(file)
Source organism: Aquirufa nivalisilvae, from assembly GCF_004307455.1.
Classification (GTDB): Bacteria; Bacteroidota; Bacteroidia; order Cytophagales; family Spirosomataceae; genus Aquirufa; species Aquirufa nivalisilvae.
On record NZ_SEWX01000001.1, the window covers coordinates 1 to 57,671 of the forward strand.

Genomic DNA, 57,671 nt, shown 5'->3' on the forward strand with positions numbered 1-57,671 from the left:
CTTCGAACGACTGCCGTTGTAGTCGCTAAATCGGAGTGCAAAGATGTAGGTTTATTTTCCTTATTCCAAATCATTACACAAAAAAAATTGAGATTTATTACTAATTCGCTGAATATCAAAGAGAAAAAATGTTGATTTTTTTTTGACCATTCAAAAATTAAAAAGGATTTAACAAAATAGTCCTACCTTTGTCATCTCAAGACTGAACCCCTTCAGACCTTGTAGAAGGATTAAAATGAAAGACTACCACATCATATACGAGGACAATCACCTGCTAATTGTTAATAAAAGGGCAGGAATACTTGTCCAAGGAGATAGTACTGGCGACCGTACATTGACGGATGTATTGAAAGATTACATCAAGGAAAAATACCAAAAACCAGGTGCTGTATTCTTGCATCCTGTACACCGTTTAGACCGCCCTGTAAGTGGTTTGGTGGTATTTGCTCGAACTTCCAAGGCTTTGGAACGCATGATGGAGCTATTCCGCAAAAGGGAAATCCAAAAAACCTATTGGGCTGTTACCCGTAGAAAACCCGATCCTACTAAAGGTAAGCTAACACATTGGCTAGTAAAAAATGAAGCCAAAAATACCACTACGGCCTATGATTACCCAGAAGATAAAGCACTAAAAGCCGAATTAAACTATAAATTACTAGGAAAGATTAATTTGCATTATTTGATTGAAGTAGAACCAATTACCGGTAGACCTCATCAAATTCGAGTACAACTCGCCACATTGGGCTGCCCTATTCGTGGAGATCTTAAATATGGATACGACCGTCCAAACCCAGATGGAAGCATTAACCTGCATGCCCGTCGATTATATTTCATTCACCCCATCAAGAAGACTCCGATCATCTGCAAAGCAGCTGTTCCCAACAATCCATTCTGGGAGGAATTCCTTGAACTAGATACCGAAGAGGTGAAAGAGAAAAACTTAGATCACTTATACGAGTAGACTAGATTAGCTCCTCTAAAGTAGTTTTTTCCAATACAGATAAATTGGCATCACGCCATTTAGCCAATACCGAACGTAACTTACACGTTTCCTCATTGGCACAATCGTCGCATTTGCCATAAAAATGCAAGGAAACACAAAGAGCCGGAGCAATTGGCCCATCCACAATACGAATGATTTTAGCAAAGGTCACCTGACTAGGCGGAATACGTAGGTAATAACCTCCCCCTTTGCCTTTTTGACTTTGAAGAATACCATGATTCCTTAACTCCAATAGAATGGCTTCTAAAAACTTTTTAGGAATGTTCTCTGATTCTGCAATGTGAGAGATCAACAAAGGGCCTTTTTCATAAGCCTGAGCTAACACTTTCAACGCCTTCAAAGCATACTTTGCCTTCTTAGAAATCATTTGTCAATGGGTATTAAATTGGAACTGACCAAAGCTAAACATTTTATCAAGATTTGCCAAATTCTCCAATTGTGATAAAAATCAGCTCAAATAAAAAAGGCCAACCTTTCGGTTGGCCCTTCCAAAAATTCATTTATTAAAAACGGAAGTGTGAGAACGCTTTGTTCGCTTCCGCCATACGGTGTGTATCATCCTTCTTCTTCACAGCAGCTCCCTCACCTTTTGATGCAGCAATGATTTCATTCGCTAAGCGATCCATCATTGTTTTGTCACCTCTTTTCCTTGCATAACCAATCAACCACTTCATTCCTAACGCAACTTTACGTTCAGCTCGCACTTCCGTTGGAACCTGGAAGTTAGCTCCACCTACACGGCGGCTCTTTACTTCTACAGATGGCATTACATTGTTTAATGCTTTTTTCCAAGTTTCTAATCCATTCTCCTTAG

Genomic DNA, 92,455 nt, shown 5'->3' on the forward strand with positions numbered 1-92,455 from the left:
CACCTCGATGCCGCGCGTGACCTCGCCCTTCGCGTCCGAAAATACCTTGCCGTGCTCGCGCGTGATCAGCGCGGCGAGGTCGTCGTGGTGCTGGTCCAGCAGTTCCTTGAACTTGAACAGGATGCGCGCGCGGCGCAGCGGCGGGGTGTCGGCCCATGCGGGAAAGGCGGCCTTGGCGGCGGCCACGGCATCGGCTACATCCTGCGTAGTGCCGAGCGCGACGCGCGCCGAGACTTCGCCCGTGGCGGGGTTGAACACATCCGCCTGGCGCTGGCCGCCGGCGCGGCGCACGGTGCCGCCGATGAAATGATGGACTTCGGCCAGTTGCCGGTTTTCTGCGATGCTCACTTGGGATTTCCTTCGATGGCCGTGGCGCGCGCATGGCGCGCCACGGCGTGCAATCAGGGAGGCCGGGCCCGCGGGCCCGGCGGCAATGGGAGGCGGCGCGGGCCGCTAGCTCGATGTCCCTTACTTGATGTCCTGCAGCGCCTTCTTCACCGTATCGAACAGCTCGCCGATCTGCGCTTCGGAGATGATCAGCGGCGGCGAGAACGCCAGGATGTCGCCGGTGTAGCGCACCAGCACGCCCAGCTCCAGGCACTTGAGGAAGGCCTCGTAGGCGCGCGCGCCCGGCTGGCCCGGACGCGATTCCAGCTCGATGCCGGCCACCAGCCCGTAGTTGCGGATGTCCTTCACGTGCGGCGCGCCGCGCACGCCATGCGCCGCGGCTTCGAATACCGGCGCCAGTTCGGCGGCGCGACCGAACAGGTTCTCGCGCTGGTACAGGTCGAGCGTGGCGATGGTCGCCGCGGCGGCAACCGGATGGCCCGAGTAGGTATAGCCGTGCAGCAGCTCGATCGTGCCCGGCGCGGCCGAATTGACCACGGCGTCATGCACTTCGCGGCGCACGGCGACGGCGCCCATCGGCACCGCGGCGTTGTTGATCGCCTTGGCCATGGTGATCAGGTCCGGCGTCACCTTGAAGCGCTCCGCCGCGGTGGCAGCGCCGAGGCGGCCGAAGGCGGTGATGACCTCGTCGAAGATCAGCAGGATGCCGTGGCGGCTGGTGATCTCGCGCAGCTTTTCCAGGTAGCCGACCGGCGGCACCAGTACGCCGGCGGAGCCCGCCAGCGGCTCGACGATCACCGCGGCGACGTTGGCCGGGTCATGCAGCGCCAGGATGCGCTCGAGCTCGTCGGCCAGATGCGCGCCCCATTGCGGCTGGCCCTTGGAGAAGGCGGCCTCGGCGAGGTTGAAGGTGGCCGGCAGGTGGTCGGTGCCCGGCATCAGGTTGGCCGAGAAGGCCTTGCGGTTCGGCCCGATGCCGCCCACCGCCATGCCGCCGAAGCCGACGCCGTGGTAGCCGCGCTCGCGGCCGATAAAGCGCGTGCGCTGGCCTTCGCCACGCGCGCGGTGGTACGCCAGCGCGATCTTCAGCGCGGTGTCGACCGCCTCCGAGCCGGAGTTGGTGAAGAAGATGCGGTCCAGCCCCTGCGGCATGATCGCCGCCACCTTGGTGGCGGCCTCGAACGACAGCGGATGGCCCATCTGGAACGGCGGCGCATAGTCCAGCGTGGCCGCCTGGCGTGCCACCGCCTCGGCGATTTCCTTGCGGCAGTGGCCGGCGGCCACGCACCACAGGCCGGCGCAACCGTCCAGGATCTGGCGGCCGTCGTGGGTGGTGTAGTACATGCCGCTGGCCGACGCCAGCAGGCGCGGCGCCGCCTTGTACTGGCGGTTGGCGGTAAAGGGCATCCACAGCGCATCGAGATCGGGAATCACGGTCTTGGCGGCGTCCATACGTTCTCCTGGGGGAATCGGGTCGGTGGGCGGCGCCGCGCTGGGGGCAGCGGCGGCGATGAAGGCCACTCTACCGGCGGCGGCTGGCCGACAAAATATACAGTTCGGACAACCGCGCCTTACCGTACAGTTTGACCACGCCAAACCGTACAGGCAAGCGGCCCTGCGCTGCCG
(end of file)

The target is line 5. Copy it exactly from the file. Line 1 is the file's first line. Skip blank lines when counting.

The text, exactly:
CTTCGAACGACTGCCGTTGTAGTCGCTAAATCGGAGTGCAAAGATGTAGGTTTATTTTCCTTATTCCAAATCATTACACAAAAAAAATTGAGATTTATTACTAATTCGCTGAATATCAAAGAGAAAAAATGTTGATTTTTTTTTGACCATTCAAAAATTAAAAAGGATTTAACAAAATAGTCCTACCTTTGTCATCTCAAGACTGAACCCCTTCAGACCTTGTAGAAGGATTAAAATGAAAGACTACCACATCATATACGAGGACAATCACCTGCTAATTGTTAATAAAAGGGCAGGAATACTTGTCCAAGGAGATAGTACTGGCGACCGTACATTGACGGATGTATTGAAAGATTACATCAAGGAAAAATACCAAAAACCAGGTGCTGTATTCTTGCATCCTGTACACCGTTTAGACCGCCCTGTAAGTGGTTTGGTGGTATTTGCTCGAACTTCCAAGGCTTTGGAACGCATGATGGAGCTATTCCGCAAAAGGGAAATCCAAAAAACCTATTGGGCTGTTACCCGTAGAAAACCCGATCCTACTAAAGGTAAGCTAACACATTGGCTAGTAAAAAATGAAGCCAAAAATACCACTACGGCCTATGATTACCCAGAAGATAAAGCACTAAAAGCCGAATTAAACTATAAATTACTAGGAAAGATTAATTTGCATTATTTGATTGAAGTAGAACCAATTACCGGTAGACCTCATCAAATTCGAGTACAACTCGCCACATTGGGCTGCCCTATTCGTGGAGATCTTAAATATGGATACGACCGTCCAAACCCAGATGGAAGCATTAACCTGCATGCCCGTCGATTATATTTCATTCACCCCATCAAGAAGACTCCGATCATCTGCAAAGCAGCTGTTCCCAACAATCCATTCTGGGAGGAATTCCTTGAACTAGATACCGAAGAGGTGAAAGAGAAAAACTTAGATCACTTATACGAGTAGACTAGATTAGCTCCTCTAAAGTAGTTTTTTCCAATACAGATAAATTGGCATCACGCCATTTAGCCAATACCGAACGTAACTTACACGTTTCCTCATTGGCACAATCGTCGCATTTGCCATAAAAATGCAAGGAAACACAAAGAGCCGGAGCAATTGGCCCATCCACAATACGAATGATTTTAGCAAAGGTCACCTGACTAGGCGGAATACGTAGGTAATAACCTCCCCCTTTGCCTTTTTGACTTTGAAGAATACCATGATTCCTTAACTCCAATAGAATGGCTTCTAAAAACTTTTTAGGAATGTTCTCTGATTCTGCAATGTGAGAGATCAACAAAGGGCCTTTTTCATAAGCCTGAGCTAACACTTTCAACGCCTTCAAAGCATACTTTGCCTTCTTAGAAATCATTTGTCAATGGGTATTAAATTGGAACTGACCAAAGCTAAACATTTTATCAAGATTTGCCAAATTCTCCAATTGTGATAAAAATCAGCTCAAATAAAAAAGGCCAACCTTTCGGTTGGCCCTTCCAAAAATTCATTTATTAAAAACGGAAGTGTGAGAACGCTTTGTTCGCTTCCGCCATACGGTGTGTATCATCCTTCTTCTTCACAGCAGCTCCCTCACCTTTTGATGCAGCAATGATTTCATTCGCTAAGCGATCCATCATTGTTTTGTCACCTCTTTTCCTTGCATAACCAATCAACCACTTCATTCCTAACGCAACTTTACGTTCAGCTCGCACTTCCGTTGGAACCTGGAAGTTAGCTCCACCTACACGGCGGCTCTTTACTTCTACAGATGGCATTACATTGTTTAATGCTTTTTTCCAAGTTTCTAATCCATTCTCCTTAG